World History: Power And Inequality (1500-1900)
King's College London
Area of Study
Taught In English
Course Level Recommendations
ISA offers course level recommendations in an effort to facilitate the determination of course levels by credential evaluators.We advice each institution to have their own credentials evaluator make the final decision regrading course levels.
Recommended U.S. Semester Credits4
Recommended U.S. Quarter Units6
Hours & Credits
OverviewThe purpose of this course is to introduce the students to World History through the comparative analysis of economic creations of inequality, foundations of power and the way legal frameworks and forms of government interfered with social hierarchies. The main areas of observation will be Europe, China, India and Japan, the Iranian and the Ottoman empires, West Africa, Central Africa, Ethiopia, the pre-Colombian, colonial and postcolonial societies in America. The access to property and the rights of succession will be the key to understand different regimes and different social frameworks. Then we will analyse specific political, economic and social functions, occupations or conditions, which will allow us to understand production, reproduction and changes of hierarchies. The role of symbolic systems in the process of perceiving and producing inequality will also be part of the programme. The goal is to establish a comparative perception of world history that will allow the students to consider future specialisation in that field.http://www.kcl.ac.uk/artshums/depts/history/modules/level5/5AAH1010.aspx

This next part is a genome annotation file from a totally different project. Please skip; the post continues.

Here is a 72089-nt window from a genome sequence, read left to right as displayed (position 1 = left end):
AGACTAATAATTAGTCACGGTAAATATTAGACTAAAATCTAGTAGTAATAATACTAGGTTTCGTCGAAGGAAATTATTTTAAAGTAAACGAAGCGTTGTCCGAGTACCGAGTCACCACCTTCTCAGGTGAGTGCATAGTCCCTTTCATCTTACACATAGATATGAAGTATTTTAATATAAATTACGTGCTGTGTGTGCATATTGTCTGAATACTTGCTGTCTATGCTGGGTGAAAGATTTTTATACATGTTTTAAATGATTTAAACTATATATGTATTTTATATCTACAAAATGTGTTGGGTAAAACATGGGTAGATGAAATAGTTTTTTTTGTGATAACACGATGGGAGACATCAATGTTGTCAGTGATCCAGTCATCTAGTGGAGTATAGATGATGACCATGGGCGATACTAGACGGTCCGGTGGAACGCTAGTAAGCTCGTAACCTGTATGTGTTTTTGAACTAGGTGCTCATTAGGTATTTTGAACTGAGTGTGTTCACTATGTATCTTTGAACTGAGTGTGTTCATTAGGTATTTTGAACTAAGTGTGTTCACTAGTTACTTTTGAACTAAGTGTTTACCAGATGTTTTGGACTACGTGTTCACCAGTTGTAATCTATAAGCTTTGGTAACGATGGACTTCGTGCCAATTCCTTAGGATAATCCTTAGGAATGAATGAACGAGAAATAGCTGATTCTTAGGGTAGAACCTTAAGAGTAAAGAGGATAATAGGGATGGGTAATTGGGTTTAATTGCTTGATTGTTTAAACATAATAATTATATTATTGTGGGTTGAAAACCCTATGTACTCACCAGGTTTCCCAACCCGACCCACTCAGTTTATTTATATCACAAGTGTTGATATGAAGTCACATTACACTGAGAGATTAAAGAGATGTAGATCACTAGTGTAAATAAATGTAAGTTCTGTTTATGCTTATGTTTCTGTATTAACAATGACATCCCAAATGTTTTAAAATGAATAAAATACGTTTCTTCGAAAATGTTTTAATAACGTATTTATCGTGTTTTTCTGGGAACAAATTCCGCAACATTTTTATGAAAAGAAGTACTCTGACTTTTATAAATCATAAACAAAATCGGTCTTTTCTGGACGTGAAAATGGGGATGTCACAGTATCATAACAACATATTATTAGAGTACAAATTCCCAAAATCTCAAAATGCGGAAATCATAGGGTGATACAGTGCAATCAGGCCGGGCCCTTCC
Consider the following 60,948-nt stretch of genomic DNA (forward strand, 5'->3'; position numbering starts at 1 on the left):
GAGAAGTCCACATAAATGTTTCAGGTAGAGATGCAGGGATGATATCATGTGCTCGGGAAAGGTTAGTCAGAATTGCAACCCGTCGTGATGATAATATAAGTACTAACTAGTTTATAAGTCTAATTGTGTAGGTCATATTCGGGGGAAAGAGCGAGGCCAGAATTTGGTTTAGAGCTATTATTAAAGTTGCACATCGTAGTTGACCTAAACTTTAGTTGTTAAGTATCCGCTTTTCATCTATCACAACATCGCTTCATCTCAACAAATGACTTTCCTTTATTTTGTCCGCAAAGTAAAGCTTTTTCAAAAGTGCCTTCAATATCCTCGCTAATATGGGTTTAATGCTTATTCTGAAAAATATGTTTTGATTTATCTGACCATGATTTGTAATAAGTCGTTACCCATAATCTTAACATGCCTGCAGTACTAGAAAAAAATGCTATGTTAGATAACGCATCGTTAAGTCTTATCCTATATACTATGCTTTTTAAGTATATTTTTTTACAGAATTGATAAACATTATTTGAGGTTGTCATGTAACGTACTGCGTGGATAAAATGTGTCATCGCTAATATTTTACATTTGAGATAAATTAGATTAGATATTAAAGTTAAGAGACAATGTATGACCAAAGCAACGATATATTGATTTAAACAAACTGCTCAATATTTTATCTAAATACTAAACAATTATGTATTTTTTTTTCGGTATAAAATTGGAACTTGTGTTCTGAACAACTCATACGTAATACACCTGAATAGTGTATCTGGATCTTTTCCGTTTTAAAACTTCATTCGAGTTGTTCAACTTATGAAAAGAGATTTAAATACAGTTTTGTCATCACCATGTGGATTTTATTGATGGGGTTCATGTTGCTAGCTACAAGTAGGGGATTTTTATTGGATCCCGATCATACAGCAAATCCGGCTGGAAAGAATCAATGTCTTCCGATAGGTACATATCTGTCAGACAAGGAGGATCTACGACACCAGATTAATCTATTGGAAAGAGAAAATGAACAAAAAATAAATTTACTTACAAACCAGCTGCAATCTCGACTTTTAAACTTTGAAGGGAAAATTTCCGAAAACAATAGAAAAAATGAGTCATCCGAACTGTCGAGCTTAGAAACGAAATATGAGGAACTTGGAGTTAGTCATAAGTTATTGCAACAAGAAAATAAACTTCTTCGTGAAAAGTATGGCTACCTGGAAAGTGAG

Courses and course hours of instruction are subject to change.
Eligibility for courses may be subject to a placement exam and/or pre-requisites.
Some courses may require additional fees.
Credits earned vary according to the policies of the students' home institutions. According to ISA policy and possible visa requirements, students must maintain full-time enrollment status, as determined by their home institutions, for the duration of the program.
Please reference fall and spring course lists as not all courses are taught during both semesters.
Please note that some courses with locals have recommended prerequisite courses. It is the student's responsibility to consult any recommended prerequisites prior to enrolling in their course.